Andromeda Klein sliced through yet another shallow puddle and whisper-shouted “A.E.!” It is probable that she was the only student at Clearview High School, and perhaps the only person in Clearview itself, who had a favorite nineteenth-century occultist; and of those anywhere in the world to whom it might have occurred to make such a list, it is doubtful that many would have put A.E. first. But A. E. Waite, the gentle, sad-eyed, reluctant magician, was one of Andromeda Klein’s heroes. In his own way, he was as misunderstood as the very misunderstood Mr. Crowley, who owed quite a lot to A.E.’s direction and influence, yet who had, as a theorist, magician, and writer, overshadowed and outpaced him in every way. And who had, incidentally, despised and ridiculed him. Andromeda’s heart went out to people who were overshadowed and outpaced and ridiculed and despised. She even fake-believed the dubious notion that such people might be destined to have the last laugh in the end. So she said “A.E.” on occasion, as a kind of casual invocation. In high-spirited moments, she and Twice Holy Daisy Wasserstrom used to giggle-shriek it, confusing the masses and emphasizing the exclusivity of their Society of Two.
Andromeda could imagine other magicians of note, long since dead, looking down from their star thrones and snorting derisively at A.E.’s finicky writing and innovations on the customary design of the “small cards,” the minor arcana. (An exception was Dame Frances Yates, who appeared, like Andromeda, to have a bit of a crush on him.) Mr. Crowley’s deck might have been more theoretically sound, but A.E.’s was the deck Andromeda had learned on and still used, so the image on the card of the day was his design, painted per his instructions by Pamela “Pixie” Colman Smith in 1909 e.v.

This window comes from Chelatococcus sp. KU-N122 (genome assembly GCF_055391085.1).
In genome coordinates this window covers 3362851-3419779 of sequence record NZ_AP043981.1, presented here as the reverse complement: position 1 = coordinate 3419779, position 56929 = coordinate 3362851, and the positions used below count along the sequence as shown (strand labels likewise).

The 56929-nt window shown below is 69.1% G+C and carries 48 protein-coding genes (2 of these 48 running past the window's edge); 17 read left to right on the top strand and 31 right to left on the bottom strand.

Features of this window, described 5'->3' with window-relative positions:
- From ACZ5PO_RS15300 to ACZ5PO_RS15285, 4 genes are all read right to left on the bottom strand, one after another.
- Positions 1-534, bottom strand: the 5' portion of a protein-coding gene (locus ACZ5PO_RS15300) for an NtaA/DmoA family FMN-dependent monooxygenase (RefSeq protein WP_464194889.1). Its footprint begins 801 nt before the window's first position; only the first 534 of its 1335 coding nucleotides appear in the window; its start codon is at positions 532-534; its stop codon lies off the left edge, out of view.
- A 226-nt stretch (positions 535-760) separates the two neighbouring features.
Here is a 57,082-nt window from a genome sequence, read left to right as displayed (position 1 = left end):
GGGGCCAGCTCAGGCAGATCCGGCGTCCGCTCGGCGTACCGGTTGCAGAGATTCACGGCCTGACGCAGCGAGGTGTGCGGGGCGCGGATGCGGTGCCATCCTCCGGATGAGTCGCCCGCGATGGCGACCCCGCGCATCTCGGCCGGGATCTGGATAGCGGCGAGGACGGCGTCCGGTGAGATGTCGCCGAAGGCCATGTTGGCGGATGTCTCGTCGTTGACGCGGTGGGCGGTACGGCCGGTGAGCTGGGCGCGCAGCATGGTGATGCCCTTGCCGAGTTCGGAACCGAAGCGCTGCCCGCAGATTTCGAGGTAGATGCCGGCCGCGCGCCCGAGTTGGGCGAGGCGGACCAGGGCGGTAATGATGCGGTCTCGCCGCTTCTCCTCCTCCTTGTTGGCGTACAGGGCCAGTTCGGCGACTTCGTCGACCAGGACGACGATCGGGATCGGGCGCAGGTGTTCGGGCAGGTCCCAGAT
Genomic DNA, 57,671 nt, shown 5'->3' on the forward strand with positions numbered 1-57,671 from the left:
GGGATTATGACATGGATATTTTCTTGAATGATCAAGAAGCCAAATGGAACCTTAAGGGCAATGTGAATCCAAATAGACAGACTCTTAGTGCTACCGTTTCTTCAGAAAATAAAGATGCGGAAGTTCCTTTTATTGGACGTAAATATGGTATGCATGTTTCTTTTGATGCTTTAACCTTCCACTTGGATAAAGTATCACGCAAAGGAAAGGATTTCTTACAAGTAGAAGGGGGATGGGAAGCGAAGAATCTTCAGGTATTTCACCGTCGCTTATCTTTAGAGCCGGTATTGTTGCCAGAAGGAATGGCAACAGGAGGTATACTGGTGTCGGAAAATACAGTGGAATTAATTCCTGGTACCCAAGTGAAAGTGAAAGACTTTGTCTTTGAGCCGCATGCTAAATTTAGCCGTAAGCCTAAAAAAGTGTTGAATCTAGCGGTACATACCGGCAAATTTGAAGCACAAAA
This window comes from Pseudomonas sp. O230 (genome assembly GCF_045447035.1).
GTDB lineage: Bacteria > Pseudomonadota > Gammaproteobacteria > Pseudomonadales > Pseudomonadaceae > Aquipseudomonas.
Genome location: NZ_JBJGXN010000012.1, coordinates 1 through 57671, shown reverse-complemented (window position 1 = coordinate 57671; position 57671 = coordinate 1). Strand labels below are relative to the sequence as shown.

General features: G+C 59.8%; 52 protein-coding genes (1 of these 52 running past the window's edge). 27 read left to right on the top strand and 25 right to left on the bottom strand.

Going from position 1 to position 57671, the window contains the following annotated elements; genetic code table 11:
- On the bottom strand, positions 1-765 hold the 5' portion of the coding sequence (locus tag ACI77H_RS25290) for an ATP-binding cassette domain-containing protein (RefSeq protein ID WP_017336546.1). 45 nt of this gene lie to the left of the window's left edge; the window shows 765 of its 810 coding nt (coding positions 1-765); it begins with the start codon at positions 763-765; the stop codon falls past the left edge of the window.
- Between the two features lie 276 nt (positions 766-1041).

The Two of Swords, reversed, in the tenth position, which in the Celtic Cross layout described in Waite’s
Pictorial Key to the Tarot
was meant to depict “the outcome.” There hadn’t been time to do a full spread, so she had quickly counted off cards in the girls’ bathroom just before leaving school, saving the first nine for later and noting the tenth: the Two of Swords, reversed. A blindfolded girl kneels, arms crossed, with a sword in each hand, on guard, perhaps, against unseen foes. Andromeda closed her eyes, trying to visualize the card’s image and its Qabalistic correspondences, but she had to open them again because blind bike-riding is no more practical than blind swordplay and she nearly ran her bike into a hedge.
The Dominion of Air, the Hebrew letter
, Yetzirah, the world of Formation, Chokmah, Wisdom … No matter how hard she studied she could never hold the attributions in her head. She wasn’t sensitive or intuitive as Daisy had been. She needed the books, with their charts and diagrams, spread out. The feeling evoked by the image of the kneeling girl strobed in her imagination between dread and peace, but that was an emotional rather than an informed response.
Several of the figures depicted on Pixie’s cards, some of them in pretty bad shape, had appeared in her dream the previous night, though the Two of Swords girl had not been among them. Now she appeared as “the outcome,” yet, somehow, much obscurity remained.
Anyone observing Andromeda Klein from a distance at that moment would simply have seen a slender teenaged girl on a bicycle splashing through puddles; any who happened to glimpse the face looking out of the black zip sweatshirt’s hood might have noted a tense, rather worried expression. But anyone reading her mind would no doubt have been taken aback by the confused riot of arcane images to be found within. A limitless host of glyphs, sigils, images, and mathematical processes unfolded from the Two of Swords and flashed around the edges of her awareness; yet each receded and faded when she tried to examine it directly. With enough time and study, and enough discipline, these connections could be specified and mapped; then would come a stage of knowledge when the model of reality inside her head would correspond to that upon which it was modeled so closely as to be indistinguishable from it. At that point the world could be shaped and changed as easily as one might move a token on a game board.
Andromeda Klein had a long way to go in that regard. So instead, she set the elusive symbols aside, looking ahead to a stage yet further beyond, to the book she would write one day, the comprehensive, multivolume treatment of the history and theory of magic that would supersede all others: the subscription edition limited to eleven numbered, signed copies would be bound in full goatskin with gilt-edged pages, false raised cords, and marbled endpapers, and embossed in silver with her personal sigil beneath the backward, mirror-image title,